How can you tell if your moisturizer contains estrogenic compounds? First, check out our list of ingredients to avoid, and stay away from products that contain parabens, pthalates, chemical sunscreens, and the like. Next—since estrogens aren’t always listed on the label (those in the previous study were not)—buy from reputable companies producing organic and natural products, like jeune d’age, Burt’s Bees, and Pristine Planet, among others. Check your favorite products against the Environmental Working Group’s Skin Deep Database for safety.

Have you found a favorite hormone-free skin-care product? Let us know.

Photo courtesy si-art via

Posted in: Skin, Lip and Body Care, Toxic Talk and Labels

8 Comments to “Estrogen Everywhere: Hormones Linked to Breast Cancer in Your Skin-Care Products?”

  1. sesame says:

    This article is so informative! I happen to be thinking of this and just last night, ran a search about the soy connection to estrogen! I’ll be writing something on this too next week and will definitely want to link to this post.

  2. Britta says:

    Thanks for the support Sesame and thank you for reaching out and commenting. Please continue to spread the word! – Britta

  3. As you stated in this article we are exposed to so many things that act like estrogen in our bodies. Plastics, household cleaners, environmental toxins, pesticides, hormones in our foods. Eating cruciferous vegetables will help to release estrogens in the body.

  4. Mick says:

    hey there cinco vidas,

    there’s an awful lot of things to avoid when it comes to beauty and skin care, right? it makes me a lot about it. if this is the case then i’d better stick to the naturals than taking the risk of stumbling upon any harsh chemicals. really scary.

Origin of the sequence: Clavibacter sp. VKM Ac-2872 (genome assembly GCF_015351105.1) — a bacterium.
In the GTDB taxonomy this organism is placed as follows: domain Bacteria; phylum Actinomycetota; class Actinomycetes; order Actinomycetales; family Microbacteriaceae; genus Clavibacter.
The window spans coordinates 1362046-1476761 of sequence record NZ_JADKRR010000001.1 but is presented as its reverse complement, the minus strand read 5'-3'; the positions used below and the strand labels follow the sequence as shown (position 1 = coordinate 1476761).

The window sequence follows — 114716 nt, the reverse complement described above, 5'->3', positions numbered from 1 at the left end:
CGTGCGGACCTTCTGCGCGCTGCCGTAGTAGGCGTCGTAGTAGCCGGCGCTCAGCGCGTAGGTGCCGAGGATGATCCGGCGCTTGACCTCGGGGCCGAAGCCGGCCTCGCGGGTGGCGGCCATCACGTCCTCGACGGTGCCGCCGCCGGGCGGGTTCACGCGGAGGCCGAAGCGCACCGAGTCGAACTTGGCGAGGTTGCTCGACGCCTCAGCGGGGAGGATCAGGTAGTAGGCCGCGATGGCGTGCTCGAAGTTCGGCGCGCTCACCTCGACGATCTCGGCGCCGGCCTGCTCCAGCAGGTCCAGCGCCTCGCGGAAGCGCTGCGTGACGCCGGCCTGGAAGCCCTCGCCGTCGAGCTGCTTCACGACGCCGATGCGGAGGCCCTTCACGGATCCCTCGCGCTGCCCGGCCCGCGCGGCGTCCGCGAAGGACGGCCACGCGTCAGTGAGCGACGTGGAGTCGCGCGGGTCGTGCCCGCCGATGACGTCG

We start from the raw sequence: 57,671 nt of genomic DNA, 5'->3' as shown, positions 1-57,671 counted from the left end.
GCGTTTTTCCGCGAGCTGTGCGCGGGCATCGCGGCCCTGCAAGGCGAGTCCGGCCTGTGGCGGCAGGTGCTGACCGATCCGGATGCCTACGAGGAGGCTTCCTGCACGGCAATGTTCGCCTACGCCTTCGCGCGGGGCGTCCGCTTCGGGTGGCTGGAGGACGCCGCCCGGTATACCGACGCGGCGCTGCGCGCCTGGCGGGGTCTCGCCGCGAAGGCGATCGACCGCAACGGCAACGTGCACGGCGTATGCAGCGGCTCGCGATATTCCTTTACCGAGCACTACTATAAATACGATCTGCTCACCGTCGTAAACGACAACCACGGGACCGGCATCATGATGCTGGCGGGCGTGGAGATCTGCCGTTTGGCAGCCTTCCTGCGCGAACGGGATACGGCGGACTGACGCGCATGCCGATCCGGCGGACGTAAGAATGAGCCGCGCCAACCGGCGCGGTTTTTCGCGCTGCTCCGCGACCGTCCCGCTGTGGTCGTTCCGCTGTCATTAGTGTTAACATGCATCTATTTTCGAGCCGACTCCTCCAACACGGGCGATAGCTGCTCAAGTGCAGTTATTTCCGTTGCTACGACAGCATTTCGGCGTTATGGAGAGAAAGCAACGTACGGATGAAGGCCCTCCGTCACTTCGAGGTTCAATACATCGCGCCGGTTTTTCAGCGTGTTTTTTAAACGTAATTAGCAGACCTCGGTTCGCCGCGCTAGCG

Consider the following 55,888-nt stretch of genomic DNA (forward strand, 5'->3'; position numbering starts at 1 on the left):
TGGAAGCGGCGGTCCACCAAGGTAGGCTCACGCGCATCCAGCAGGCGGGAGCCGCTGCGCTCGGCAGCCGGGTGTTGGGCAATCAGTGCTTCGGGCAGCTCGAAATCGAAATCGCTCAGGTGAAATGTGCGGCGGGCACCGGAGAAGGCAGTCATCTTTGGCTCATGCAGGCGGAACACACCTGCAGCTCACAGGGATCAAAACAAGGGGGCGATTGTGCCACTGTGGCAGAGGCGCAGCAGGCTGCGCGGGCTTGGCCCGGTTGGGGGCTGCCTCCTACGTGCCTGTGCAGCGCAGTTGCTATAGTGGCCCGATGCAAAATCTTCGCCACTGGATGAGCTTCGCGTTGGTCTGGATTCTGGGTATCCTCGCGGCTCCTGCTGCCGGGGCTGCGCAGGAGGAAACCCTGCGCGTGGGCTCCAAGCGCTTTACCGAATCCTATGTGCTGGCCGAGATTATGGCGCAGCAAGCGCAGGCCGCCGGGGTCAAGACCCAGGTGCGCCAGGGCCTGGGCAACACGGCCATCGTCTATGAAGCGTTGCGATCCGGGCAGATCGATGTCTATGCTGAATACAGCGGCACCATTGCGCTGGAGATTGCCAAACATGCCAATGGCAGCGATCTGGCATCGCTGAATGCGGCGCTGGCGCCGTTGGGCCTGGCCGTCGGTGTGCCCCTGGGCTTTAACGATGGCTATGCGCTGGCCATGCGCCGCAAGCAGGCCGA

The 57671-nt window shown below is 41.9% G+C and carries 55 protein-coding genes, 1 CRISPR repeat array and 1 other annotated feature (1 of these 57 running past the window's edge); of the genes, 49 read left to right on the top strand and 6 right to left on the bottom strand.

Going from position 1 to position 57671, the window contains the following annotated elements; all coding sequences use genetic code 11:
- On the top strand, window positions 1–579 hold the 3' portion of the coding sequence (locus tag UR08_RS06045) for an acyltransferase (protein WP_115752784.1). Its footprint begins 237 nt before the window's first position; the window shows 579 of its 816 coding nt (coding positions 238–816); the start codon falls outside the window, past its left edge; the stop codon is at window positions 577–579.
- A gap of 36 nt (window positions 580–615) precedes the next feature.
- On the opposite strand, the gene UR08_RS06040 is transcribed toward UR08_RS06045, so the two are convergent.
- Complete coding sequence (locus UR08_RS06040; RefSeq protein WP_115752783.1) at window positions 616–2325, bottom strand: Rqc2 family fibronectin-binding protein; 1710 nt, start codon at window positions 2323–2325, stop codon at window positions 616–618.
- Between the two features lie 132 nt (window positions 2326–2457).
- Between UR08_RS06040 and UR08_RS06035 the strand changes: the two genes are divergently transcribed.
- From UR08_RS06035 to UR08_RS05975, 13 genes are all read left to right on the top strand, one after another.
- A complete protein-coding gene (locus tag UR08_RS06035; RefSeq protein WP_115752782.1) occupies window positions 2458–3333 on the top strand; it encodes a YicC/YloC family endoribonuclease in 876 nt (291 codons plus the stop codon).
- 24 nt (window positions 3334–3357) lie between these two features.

5. Britta says:

    Hi Mick! Thanks so much for commenting! Unfortunately we do have to be extremely careful about what’s in our personal care products. Going with natural and certified-organic products is always a safe bet, however, you must always read labels to be sure. If you need a little help as you shop you can download my ingredients to avoid card and take it with you to use as a guide Hope that this helps. If you ever have any questions feel free to reach out to me and ask! – Britta

  6. Claudia says:

    this is really a great article. That’s exactly what I was
    looking for. Very informative in a simple language that we all understand. I’m a certified oncology esthetician and would like to learn more about chemist and ingredients in skin care and really dont know where to go with safe und trustful information online. Now I found you and i’m happy to persue with my studies. Please let me know what I should search for additiional education in this field. Thank you
    (New Jersey)

  7. Britta says:

    Hi Claudia, thanks so much for commenting. I’m so glad that you find our site useful. I’m so happy to hear that you are certified to help those going through cancer with your esthetics work and that you are committed to learn more about ingredients in skin care. in addition to my site you can check out The Campaign For Safe Cosmetics database at Did you get certified through Morag’s program? If not, here is a great book for you that she wrote: Oncology Esthetics: A Practicioners Guide that you will find very helpful. Please feel free to reach out to me if I can be of any additional help. Best – Britta

  8. Jeri Dunlap says:

    I have just recently become very concerned about the number of toxins in skin care. This came about when my friend told me about the skin care I had been using that contains many toxins, one which has even been banned in Europe. I immediately stopped using that line of products and am extremely excited about my friend’s suggestion for safe skin care: L’BRI. In fact, I am now selling this product and trying to educate my friends about how great L’BRI products work and yet how soothing and safe they are.